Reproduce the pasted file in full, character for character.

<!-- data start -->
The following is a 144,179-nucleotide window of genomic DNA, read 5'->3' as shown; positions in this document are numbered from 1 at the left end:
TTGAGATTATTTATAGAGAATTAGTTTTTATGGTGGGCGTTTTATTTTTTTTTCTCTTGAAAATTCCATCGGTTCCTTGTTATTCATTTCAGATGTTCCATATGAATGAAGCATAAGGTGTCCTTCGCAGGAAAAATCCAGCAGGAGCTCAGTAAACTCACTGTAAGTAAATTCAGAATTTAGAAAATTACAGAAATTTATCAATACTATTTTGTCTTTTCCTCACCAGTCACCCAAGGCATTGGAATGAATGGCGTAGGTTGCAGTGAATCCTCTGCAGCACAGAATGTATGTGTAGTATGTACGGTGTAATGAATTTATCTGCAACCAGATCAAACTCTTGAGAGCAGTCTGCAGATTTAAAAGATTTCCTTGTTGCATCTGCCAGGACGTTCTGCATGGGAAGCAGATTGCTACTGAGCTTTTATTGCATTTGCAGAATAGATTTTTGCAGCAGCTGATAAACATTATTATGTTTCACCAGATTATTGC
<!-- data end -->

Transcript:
The following is a 144,179-nucleotide window of genomic DNA, read 5'->3' as shown; positions in this document are numbered from 1 at the left end:
TTGAGATTATTTATAGAGAATTAGTTTTTATGGTGGGCGTTTTATTTTTTTTTCTCTTGAAAATTCCATCGGTTCCTTGTTATTCATTTCAGATGTTCCATATGAATGAAGCATAAGGTGTCCTTCGCAGGAAAAATCCAGCAGGAGCTCAGTAAACTCACTGTAAGTAAATTCAGAATTTAGAAAATTACAGAAATTTATCAATACTATTTTGTCTTTTCCTCACCAGTCACCCAAGGCATTGGAATGAATGGCGTAGGTTGCAGTGAATCCTCTGCAGCACAGAATGTATGTGTAGTATGTACGGTGTAATGAATTTATCTGCAACCAGATCAAACTCTTGAGAGCAGTCTGCAGATTTAAAAGATTTCCTTGTTGCATCTGCCAGGACGTTCTGCATGGGAAGCAGATTGCTACTGAGCTTTTATTGCATTTGCAGAATAGATTTTTGCAGCAGCTGATAAACATTATTATGTTTCACCAGATTATTGC